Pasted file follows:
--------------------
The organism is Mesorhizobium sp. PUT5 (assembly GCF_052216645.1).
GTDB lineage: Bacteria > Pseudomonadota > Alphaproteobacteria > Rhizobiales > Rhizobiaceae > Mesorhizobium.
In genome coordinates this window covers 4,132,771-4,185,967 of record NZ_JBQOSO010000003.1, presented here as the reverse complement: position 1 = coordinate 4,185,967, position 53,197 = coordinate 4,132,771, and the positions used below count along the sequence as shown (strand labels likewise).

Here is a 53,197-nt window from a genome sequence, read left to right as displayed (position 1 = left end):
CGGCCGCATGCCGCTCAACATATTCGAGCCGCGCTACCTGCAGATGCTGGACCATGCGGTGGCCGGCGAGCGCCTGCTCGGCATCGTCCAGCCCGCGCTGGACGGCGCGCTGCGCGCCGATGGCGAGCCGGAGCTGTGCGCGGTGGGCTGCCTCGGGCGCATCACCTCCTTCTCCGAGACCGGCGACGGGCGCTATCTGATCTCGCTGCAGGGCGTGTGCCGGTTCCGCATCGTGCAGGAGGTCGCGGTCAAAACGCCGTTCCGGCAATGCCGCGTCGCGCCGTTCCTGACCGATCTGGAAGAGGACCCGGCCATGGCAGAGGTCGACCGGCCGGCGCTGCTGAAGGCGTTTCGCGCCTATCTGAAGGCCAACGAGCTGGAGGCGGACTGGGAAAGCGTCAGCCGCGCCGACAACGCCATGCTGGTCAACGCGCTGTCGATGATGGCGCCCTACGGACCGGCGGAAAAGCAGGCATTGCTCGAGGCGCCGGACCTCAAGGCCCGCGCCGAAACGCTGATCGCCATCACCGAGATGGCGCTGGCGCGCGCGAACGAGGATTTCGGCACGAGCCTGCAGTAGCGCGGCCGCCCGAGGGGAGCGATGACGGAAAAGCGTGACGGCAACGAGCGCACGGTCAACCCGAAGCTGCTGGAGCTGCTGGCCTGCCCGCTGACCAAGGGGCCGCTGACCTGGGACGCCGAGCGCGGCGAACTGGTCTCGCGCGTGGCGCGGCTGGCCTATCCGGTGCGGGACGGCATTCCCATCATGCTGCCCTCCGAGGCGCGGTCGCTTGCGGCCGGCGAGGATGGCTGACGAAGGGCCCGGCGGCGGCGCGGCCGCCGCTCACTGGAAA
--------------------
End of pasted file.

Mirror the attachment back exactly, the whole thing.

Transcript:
The organism is Mesorhizobium sp. PUT5 (assembly GCF_052216645.1).
GTDB lineage: Bacteria > Pseudomonadota > Alphaproteobacteria > Rhizobiales > Rhizobiaceae > Mesorhizobium.
In genome coordinates this window covers 4,132,771-4,185,967 of record NZ_JBQOSO010000003.1, presented here as the reverse complement: position 1 = coordinate 4,185,967, position 53,197 = coordinate 4,132,771, and the positions used below count along the sequence as shown (strand labels likewise).

Here is a 53,197-nt window from a genome sequence, read left to right as displayed (position 1 = left end):
CGGCCGCATGCCGCTCAACATATTCGAGCCGCGCTACCTGCAGATGCTGGACCATGCGGTGGCCGGCGAGCGCCTGCTCGGCATCGTCCAGCCCGCGCTGGACGGCGCGCTGCGCGCCGATGGCGAGCCGGAGCTGTGCGCGGTGGGCTGCCTCGGGCGCATCACCTCCTTCTCCGAGACCGGCGACGGGCGCTATCTGATCTCGCTGCAGGGCGTGTGCCGGTTCCGCATCGTGCAGGAGGTCGCGGTCAAAACGCCGTTCCGGCAATGCCGCGTCGCGCCGTTCCTGACCGATCTGGAAGAGGACCCGGCCATGGCAGAGGTCGACCGGCCGGCGCTGCTGAAGGCGTTTCGCGCCTATCTGAAGGCCAACGAGCTGGAGGCGGACTGGGAAAGCGTCAGCCGCGCCGACAACGCCATGCTGGTCAACGCGCTGTCGATGATGGCGCCCTACGGACCGGCGGAAAAGCAGGCATTGCTCGAGGCGCCGGACCTCAAGGCCCGCGCCGAAACGCTGATCGCCATCACCGAGATGGCGCTGGCGCGCGCGAACGAGGATTTCGGCACGAGCCTGCAGTAGCGCGGCCGCCCGAGGGGAGCGATGACGGAAAAGCGTGACGGCAACGAGCGCACGGTCAACCCGAAGCTGCTGGAGCTGCTGGCCTGCCCGCTGACCAAGGGGCCGCTGACCTGGGACGCCGAGCGCGGCGAACTGGTCTCGCGCGTGGCGCGGCTGGCCTATCCGGTGCGGGACGGCATTCCCATCATGCTGCCCTCCGAGGCGCGGTCGCTTGCGGCCGGCGAGGATGGCTGACGAAGGGCCCGGCGGCGGCGCGGCCGCCGCTCACTGGAAA